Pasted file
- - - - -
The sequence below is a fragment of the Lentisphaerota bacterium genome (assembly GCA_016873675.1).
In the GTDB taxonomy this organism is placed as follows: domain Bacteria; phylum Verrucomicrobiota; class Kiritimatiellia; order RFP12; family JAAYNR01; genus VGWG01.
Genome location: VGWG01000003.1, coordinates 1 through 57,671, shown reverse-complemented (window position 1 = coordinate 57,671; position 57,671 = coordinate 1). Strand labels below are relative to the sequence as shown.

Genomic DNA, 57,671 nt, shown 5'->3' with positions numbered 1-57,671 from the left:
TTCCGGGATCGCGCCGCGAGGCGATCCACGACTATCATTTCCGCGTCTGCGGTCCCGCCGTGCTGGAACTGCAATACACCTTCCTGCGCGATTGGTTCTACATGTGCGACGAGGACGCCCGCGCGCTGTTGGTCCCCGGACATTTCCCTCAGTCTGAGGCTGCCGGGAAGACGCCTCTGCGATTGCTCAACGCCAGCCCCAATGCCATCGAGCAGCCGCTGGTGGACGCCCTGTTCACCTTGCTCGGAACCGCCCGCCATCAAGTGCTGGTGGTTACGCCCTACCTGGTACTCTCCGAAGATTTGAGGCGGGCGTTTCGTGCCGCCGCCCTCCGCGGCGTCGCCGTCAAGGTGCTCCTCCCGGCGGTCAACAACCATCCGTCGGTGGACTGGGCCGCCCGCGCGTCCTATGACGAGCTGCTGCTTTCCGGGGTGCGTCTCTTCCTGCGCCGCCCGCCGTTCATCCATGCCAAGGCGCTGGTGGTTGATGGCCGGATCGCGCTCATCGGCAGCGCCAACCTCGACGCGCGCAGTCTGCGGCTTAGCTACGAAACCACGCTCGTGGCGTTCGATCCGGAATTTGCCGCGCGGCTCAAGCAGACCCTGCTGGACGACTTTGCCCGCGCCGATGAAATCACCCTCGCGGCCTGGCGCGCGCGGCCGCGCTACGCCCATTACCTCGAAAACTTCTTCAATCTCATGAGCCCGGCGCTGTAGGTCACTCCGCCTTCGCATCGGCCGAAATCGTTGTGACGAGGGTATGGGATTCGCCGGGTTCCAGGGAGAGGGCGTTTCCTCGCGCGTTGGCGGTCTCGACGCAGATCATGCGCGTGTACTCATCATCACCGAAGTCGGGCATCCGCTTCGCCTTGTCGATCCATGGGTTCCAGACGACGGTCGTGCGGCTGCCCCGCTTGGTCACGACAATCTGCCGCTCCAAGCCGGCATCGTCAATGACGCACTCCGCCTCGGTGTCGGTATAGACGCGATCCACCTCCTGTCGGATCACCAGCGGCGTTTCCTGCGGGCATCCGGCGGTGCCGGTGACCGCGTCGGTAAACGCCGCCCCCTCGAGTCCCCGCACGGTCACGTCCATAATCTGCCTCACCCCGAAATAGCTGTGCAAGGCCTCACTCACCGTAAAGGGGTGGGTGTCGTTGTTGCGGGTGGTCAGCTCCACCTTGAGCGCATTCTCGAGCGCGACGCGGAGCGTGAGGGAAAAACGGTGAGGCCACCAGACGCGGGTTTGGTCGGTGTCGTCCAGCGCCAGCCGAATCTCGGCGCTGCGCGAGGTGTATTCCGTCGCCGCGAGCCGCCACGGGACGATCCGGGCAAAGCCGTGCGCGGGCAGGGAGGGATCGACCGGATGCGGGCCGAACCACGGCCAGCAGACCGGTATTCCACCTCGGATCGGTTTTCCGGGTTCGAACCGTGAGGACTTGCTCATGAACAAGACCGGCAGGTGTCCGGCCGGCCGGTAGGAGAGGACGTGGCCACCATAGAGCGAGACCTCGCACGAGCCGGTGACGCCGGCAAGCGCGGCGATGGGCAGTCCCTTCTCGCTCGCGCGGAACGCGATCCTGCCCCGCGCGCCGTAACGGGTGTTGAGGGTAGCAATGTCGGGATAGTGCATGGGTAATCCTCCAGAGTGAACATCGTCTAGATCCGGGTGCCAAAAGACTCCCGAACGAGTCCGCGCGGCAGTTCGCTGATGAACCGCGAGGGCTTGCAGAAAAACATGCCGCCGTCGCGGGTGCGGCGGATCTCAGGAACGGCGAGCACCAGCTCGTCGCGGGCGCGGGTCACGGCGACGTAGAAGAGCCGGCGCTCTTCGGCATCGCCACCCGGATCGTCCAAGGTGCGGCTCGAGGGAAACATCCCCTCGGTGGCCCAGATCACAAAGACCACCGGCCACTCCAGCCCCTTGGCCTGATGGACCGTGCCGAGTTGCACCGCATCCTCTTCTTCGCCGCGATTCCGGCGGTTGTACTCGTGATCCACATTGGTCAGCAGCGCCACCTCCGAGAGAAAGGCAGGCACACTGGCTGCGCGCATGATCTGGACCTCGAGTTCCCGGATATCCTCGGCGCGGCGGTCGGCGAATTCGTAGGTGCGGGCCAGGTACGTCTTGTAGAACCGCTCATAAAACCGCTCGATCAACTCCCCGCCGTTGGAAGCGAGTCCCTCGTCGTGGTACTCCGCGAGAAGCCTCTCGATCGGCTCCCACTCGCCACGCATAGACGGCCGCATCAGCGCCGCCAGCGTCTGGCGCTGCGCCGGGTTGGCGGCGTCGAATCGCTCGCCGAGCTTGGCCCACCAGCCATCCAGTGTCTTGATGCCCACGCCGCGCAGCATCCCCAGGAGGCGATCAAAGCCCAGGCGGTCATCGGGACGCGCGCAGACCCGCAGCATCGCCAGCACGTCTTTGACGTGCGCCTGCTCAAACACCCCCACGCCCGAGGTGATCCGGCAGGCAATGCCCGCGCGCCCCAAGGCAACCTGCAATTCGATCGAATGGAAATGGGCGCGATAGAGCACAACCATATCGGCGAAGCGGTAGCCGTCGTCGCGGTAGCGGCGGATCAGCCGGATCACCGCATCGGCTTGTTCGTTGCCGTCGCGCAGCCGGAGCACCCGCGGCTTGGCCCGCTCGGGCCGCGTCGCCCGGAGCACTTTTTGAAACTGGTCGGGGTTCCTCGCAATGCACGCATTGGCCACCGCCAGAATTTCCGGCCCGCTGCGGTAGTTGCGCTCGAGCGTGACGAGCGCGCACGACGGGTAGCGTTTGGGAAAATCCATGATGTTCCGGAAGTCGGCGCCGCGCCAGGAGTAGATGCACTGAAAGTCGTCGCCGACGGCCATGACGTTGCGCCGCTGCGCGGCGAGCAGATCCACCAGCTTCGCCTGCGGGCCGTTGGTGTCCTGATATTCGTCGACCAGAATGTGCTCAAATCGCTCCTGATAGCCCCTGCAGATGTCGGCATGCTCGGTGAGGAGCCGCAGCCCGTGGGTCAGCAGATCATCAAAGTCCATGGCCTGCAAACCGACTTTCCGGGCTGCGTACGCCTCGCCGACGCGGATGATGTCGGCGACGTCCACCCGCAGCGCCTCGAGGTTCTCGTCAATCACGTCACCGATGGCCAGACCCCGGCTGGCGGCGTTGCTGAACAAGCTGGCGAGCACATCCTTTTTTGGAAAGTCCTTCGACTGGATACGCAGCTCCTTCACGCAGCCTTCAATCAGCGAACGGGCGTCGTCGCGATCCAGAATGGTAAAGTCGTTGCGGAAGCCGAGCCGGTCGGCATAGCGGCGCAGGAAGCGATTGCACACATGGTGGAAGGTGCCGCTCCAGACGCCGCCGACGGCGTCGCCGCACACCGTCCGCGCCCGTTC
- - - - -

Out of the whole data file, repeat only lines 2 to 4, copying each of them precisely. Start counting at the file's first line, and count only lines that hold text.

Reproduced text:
In the GTDB taxonomy this organism is placed as follows: domain Bacteria; phylum Verrucomicrobiota; class Kiritimatiellia; order RFP12; family JAAYNR01; genus VGWG01.
Genome location: VGWG01000003.1, coordinates 1 through 57,671, shown reverse-complemented (window position 1 = coordinate 57,671; position 57,671 = coordinate 1). Strand labels below are relative to the sequence as shown.

Genomic DNA, 57,671 nt, shown 5'->3' with positions numbered 1-57,671 from the left: